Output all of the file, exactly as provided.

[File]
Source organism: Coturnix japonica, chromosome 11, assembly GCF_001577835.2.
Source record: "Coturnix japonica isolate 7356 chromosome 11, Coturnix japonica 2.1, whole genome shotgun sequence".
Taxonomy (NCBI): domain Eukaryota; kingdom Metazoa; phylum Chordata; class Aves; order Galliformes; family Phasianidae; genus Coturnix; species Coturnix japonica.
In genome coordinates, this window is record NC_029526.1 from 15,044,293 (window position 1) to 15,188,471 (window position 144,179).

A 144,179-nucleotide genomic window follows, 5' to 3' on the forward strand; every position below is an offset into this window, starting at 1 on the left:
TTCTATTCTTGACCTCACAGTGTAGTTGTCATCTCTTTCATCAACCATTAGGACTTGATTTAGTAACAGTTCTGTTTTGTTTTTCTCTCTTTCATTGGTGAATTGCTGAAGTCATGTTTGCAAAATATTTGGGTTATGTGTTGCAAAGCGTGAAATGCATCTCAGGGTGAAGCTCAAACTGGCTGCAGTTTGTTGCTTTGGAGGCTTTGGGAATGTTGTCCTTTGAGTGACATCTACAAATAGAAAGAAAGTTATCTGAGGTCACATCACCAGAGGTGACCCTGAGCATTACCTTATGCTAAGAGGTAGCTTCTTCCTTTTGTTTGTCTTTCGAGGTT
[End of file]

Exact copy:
Source organism: Coturnix japonica, chromosome 11, assembly GCF_001577835.2.
Source record: "Coturnix japonica isolate 7356 chromosome 11, Coturnix japonica 2.1, whole genome shotgun sequence".
Taxonomy (NCBI): domain Eukaryota; kingdom Metazoa; phylum Chordata; class Aves; order Galliformes; family Phasianidae; genus Coturnix; species Coturnix japonica.
In genome coordinates, this window is record NC_029526.1 from 15,044,293 (window position 1) to 15,188,471 (window position 144,179).

A 144,179-nucleotide genomic window follows, 5' to 3' on the forward strand; every position below is an offset into this window, starting at 1 on the left:
TTCTATTCTTGACCTCACAGTGTAGTTGTCATCTCTTTCATCAACCATTAGGACTTGATTTAGTAACAGTTCTGTTTTGTTTTTCTCTCTTTCATTGGTGAATTGCTGAAGTCATGTTTGCAAAATATTTGGGTTATGTGTTGCAAAGCGTGAAATGCATCTCAGGGTGAAGCTCAAACTGGCTGCAGTTTGTTGCTTTGGAGGCTTTGGGAATGTTGTCCTTTGAGTGACATCTACAAATAGAAAGAAAGTTATCTGAGGTCACATCACCAGAGGTGACCCTGAGCATTACCTTATGCTAAGAGGTAGCTTCTTCCTTTTGTTTGTCTTTCGAGGTT